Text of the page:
DUBAI May 15 Saudi Arabia's No. 2 telecom
operator Mobily denied claims by a software engineer
that the company had asked him to build surveillance tools to
intercept customers' messages on Twitter and other services.
Matthew Rosenfield, who uses the pseudonym Moxie
Marlinspike, published emails on his blog purporting to be from
Mobily which included a request for help in intercepting traffic
over applications such as Twitter, Whatsapp, Viber and Line.
Marlinspike said the company wanted to be able to monitor or
block mobile data on these applications and that Mobily had
provided him with design documents to produce computer code -
known as SSL certificates - that the company could use for
Marlinspike said on the blog he declined to help.
Mobily, formally known as Etihad Etisalat and an affiliate
of the United Arab Emirates company Etisalat, said the
contents of the blog post, which have whipped up a storm of
comments on social media, were false.
"Mobily or its employees never communicated with the author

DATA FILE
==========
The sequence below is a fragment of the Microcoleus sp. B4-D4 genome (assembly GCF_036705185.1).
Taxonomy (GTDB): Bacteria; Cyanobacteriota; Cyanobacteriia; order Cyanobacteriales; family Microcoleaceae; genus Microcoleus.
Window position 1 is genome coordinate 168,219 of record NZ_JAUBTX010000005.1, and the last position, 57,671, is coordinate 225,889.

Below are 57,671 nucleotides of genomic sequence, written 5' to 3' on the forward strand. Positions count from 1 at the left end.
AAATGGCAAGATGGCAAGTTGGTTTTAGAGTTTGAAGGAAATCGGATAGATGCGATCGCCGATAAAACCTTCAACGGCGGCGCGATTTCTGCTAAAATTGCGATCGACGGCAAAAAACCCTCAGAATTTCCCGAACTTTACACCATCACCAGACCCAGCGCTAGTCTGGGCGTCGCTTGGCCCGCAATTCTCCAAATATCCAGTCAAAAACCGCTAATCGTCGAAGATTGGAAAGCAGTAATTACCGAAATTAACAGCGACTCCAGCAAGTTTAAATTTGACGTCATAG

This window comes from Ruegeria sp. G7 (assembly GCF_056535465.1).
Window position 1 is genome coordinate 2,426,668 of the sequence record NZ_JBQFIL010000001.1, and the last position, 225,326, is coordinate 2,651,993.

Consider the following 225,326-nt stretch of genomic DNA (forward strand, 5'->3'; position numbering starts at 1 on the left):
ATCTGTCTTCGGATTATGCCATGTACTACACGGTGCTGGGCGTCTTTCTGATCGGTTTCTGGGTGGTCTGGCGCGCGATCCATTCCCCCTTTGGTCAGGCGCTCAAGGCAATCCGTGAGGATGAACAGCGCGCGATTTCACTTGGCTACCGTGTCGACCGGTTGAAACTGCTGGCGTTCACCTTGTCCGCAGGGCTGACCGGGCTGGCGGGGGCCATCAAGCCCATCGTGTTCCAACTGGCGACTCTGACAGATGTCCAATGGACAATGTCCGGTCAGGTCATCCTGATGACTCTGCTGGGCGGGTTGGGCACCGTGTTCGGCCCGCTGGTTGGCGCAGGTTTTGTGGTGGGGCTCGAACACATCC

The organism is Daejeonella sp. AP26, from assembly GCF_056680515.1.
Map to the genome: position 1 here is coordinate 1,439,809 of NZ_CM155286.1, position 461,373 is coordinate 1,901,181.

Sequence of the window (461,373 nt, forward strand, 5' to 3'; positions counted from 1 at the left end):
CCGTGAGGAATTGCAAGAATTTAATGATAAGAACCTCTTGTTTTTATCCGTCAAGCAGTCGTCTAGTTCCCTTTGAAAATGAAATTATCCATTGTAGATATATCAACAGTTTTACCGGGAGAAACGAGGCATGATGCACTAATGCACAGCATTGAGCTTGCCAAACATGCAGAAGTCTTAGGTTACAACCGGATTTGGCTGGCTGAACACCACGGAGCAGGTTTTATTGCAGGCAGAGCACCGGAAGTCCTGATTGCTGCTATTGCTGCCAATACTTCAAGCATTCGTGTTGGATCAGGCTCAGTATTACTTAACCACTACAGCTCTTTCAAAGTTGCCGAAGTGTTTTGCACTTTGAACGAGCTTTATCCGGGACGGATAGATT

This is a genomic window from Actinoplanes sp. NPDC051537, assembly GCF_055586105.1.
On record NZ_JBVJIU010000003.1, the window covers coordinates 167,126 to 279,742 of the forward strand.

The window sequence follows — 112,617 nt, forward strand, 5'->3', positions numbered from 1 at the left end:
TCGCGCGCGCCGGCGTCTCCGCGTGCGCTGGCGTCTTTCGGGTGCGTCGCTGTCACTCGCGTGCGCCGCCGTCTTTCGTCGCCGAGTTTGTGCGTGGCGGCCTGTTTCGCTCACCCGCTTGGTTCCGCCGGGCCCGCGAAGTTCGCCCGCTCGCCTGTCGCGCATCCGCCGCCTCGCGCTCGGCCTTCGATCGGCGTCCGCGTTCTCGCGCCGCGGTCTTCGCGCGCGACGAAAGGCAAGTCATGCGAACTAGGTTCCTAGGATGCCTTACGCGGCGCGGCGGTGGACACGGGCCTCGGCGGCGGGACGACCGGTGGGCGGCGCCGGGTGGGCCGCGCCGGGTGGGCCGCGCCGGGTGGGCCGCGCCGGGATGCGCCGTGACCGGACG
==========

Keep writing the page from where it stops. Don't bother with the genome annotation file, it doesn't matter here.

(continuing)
of this blog," the company said. "Mobily communicates with
information security companies only based on legal and lawful
requirements. We never communicate with hackers. Moreover, it is
not our job to spy on customers."
The Saudi telecom regulator issued a vaguely worded
directive in March warning that many web-based communication
tools such as Whatsapp, an instant messaging service and Viber,
a phone and messaging service, broke local laws.
It ordered the kingdom's three operators Mobily, Saudi
Telecom Co and Zain Saudi, to ensure they
comply. The regulator, the Communications and Information
Technology Commission (CITC), did not say which laws it was
CITC has not said how long operators would be given to
adhere to the rules or what action would be taken if they failed
to do so.
However, local media have reported that telecom companies
had been asked to tell CITC whether they were able to monitor
CITC was not immediately available for comment on Wednesday.
Marlinspike is the co-founder of Whisper Systems, a company
that makes software to improve security and privacy for
smartphones and other mobile devices and which was acquired by
Twitter in 2011.
In an email to Reuters, Marlinspike said he thought Mobily
contacted him because of his expertise in SSL certificates.
He declined to provide copies of the emails purported to be
from Mobily. His blog states he received emails from Yasser D.
Alruhaily, Executive Manager of the Network & Information
Security Department at Mobily.
A Yasser Alruhaily is listed on social networking website
Yatedo with a similar job title.
(Reporting by Matt Smith; Editing by Tom Pfeiffer and Erica